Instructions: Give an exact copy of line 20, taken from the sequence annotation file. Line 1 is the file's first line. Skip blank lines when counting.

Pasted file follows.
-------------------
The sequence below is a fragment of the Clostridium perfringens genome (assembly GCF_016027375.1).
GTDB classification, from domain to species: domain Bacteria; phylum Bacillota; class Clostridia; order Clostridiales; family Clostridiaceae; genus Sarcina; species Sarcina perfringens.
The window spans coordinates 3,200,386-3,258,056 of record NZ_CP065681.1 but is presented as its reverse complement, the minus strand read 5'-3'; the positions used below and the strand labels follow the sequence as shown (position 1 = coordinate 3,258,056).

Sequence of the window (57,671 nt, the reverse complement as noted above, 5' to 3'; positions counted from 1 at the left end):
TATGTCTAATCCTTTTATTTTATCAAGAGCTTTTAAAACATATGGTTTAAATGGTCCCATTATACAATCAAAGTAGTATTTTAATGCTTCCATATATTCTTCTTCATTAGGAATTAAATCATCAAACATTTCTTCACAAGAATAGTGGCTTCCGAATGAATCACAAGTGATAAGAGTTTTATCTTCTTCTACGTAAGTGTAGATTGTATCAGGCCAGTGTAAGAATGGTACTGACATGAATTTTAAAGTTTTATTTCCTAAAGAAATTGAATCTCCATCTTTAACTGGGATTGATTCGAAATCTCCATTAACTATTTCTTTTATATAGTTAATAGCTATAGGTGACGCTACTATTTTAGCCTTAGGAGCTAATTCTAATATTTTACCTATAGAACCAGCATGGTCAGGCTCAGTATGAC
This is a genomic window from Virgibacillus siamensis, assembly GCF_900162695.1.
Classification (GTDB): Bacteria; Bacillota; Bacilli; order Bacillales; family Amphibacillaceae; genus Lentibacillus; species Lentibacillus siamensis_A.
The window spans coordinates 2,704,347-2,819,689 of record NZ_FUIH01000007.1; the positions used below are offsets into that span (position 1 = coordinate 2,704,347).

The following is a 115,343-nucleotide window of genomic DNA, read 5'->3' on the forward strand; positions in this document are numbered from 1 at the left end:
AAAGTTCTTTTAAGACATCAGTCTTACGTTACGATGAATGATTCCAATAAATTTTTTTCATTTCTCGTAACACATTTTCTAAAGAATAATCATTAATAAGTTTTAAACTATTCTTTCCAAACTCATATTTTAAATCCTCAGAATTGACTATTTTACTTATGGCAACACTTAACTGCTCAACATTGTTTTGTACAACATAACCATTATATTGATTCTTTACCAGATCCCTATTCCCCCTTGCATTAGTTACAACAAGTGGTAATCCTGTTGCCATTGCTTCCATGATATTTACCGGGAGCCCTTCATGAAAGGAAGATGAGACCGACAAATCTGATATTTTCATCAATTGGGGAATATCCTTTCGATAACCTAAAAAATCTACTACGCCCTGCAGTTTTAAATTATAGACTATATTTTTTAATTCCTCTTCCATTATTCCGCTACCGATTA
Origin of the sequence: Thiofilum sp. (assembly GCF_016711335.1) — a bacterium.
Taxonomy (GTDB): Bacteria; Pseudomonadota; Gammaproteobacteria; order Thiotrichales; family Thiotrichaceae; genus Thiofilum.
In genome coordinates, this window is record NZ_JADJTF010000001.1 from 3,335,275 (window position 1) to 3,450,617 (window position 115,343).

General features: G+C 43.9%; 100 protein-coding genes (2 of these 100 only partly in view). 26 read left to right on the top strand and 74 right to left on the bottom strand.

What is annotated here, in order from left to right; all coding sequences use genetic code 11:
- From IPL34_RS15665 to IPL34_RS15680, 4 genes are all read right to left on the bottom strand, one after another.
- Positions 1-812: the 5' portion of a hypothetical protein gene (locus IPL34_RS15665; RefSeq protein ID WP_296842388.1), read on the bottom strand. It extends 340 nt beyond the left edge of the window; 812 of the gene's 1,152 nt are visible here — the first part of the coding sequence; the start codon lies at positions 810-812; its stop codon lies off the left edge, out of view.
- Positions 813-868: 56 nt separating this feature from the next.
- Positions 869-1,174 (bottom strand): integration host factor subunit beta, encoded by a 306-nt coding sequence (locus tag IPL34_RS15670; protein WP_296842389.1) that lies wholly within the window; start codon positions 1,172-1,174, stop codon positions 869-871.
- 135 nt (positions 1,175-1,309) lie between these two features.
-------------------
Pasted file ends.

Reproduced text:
- 135 nt (positions 1,175-1,309) lie between these two features.